Reference
1.      Vaginal discharge—causes, diagnosis, and treatment

BMJ 2004; 328 doi: http://dx.doi.org/10.1136/bmj.328.7451.1306 (Published 27 May 2004)
2.     Vaginal discharge

BMJ. 2007 December 1; 335(7630): 1147–1151. doi: 10.1136/bmj.39378.633287.80 PMCID:

PMC2099568 Clinical Review
3.      Pathological Vaginal Discharge among Pregnant Women: Pattern of Occurrence and Association in a
Population-Based SurveyTânia Maria M. V. da Fonseca,1 Juraci A. Cesar,2 Raúl A. Mendoza-Sassi,2
and Elisabeth B. Schmidt3

4.      Source: Vaginal discharge | University of Maryland Medical Centerhttp://umm.edu/health/medical
/ency/articles/vaginal-discharge#ixzz2foJJk45j

5.      Abnormal vaginal discharge

BMJ 2013; 347 doi: http://dx.doi.org/10.1136/bmj.f4975 (Published 13 August 2013)
6.      Low N, Egger M, Sterne JA, Harbord R, Ibrahim F, Lindblom B, et al. Incidence of severe
reproductive tract complications associated with diagnosed genital chlamydial infection: the Uppsala
women’s cohort study. Sex Transm Infect 2006;82:212-8.

7.      Morré SA, van den Brule AJC, Rozendaal L, Boeke AJ, Voorhorst FJ, de Blok S, et al. The natural
course of asymptomatic Chlamydia trachomatis infections: 45% clearance and no development of
clinical  PID after one-year follow up. Int J STD AIDS 2002;13(suppl 2):12-8.

PELVIC FLOOR EXERCISE (PFE)




Untitled 1



PELVIC FLOOR EXERCISE (PFE)

Kegel Exercise
First published in 1948 by


Dr. Arnold
Kegel
, a pelvic floor
exercise, more commonly called a Kegel exercise, consists of repeatedly
contracting and relaxing the muscles that form part of the pelvic floor, now
sometimes colloquially referred to as the “Kegel muscles”. Dr. Kegel
attempted to develop diverse exercise for the injured women’s pelvic muscle
due to childbirth or natural urinary incontinence.

Introduction
The aim of Kegel exercises is to improve muscle
toneby strengthening the pubococcygeus muscleof the pelvic floor. Kegel is a
popular prescribed exercise for pregnant

women to prepare the pelvic
floorfor physiological stresses of the later stages of pragnancy and
childbirth. Kegel exercises are said to be good for treating vaginal
prolapse
 and
preventing


in women and for treating prostate pain
and swelling resulting from benign prostatic hyperplasis (BPH) and prostitis
in men. Kegel exercises may be beneficial in treating urinary incontinence
in both men and women.

Kegel exercises may also increase
sexual gratification and aid in reducing prematue ejeculation.

T
here are
 many actions performed
by Kegel muscles include holding in urine and avoiding defecation.
Reproducing this type of muscle action can strengthen the Kegel muscles. The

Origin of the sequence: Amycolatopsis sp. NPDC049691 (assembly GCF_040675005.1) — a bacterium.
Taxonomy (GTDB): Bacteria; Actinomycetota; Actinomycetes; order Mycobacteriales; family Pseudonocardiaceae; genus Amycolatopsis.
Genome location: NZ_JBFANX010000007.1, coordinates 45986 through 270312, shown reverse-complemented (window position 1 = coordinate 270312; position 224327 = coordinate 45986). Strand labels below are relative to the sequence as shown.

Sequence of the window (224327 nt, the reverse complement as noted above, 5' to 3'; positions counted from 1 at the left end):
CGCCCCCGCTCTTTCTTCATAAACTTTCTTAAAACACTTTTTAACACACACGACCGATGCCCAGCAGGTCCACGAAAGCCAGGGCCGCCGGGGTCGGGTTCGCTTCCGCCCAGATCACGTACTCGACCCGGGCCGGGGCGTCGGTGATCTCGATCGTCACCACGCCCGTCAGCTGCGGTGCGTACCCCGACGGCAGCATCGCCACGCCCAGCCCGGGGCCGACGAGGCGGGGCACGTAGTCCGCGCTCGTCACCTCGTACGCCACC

action of slowing or stopping the flow of urine may be used as a test of
correct pelvic floor exercise technique but should not be practiced as a
regular exercise to avoid urinary retention

Indications:
1.
Urinary incontinence
The consequences of
weakened pelvic floor muscles may include urinary or bowel incontinence,
which may be helped by therapeutic strengthening of these muscles. M
eta-analysis
of

randomized controlled trials

by the

Cochrane Collaboration

concluded that “PFMT (Pelvic floor muscle
training) should be the first-line conservative programs for women with
stress, urge, or mixed, urinary incontinence.
2. Pelvic prolapse – The exercises are also often used to help prevent
prolapse of pelvic organs. A meta-analysis of rabdomised controlled trials
by the
Cochrane Collaboration
concluded that “(there is now some evidence
available indicating a positive effect of PFMT for prolapse symptoms and
severity.)”
Steps:
Here’s how to do your Kegels to strengthen your
pelvic floor: Lie or sit down, whichever you prefer. You may use a pillow as
a wedge under the small of your back if you like.
Find the muscle you identified earlier and clench it, then relax. Clench
again, than relax. And so on. One clench-and-relax constitutes a repetition,
and both sides of the repetition both the clenching and the unclenching are
equally important.

You may find it difficult to do Kegels at first
if your muscles are very weak. But each repetition really will increase the
strength of the muscles, and in time, doing your Kegels will become easier
guaranteed.

1.     
Tighten the muscle and hold
for 10 seconds, relax for 10 seconds. Do 10 repetitions to strengthen   your